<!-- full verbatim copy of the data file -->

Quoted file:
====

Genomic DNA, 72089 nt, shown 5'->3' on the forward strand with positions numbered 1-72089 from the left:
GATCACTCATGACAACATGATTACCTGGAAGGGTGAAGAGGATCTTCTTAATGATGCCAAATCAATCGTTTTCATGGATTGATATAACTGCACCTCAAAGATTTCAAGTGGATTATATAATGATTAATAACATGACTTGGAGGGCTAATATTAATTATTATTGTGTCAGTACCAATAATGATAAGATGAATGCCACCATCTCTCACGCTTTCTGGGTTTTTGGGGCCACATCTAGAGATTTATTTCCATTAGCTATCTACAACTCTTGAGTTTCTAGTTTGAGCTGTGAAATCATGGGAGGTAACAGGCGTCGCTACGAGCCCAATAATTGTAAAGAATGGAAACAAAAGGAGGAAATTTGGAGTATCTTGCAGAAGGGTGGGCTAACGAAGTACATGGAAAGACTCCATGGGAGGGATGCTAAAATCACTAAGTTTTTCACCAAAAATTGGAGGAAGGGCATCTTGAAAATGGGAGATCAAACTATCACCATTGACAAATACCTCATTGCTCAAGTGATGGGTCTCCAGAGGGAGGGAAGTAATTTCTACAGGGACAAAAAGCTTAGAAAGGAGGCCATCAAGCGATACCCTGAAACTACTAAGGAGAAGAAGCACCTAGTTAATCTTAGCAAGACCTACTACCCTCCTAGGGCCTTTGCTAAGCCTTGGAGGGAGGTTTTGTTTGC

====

Genomic DNA, 72089 nt, shown 5'->3' on the forward strand with positions numbered 1-72089 from the left:
GATCACTCATGACAACATGATTACCTGGAAGGGTGAAGAGGATCTTCTTAATGATGCCAAATCAATCGTTTTCATGGATTGATATAACTGCACCTCAAAGATTTCAAGTGGATTATATAATGATTAATAACATGACTTGGAGGGCTAATATTAATTATTATTGTGTCAGTACCAATAATGATAAGATGAATGCCACCATCTCTCACGCTTTCTGGGTTTTTGGGGCCACATCTAGAGATTTATTTCCATTAGCTATCTACAACTCTTGAGTTTCTAGTTTGAGCTGTGAAATCATGGGAGGTAACAGGCGTCGCTACGAGCCCAATAATTGTAAAGAATGGAAACAAAAGGAGGAAATTTGGAGTATCTTGCAGAAGGGTGGGCTAACGAAGTACATGGAAAGACTCCATGGGAGGGATGCTAAAATCACTAAGTTTTTCACCAAAAATTGGAGGAAGGGCATCTTGAAAATGGGAGATCAAACTATCACCATTGACAAATACCTCATTGCTCAAGTGATGGGTCTCCAGAGGGAGGGAAGTAATTTCTACAGGGACAAAAAGCTTAGAAAGGAGGCCATCAAGCGATACCCTGAAACTACTAAGGAGAAGAAGCACCTAGTTAATCTTAGCAAGACCTACTACCCTCCTAGGGCCTTTGCTAAGCCTTGGAGGGAGGTTTTGTTTGC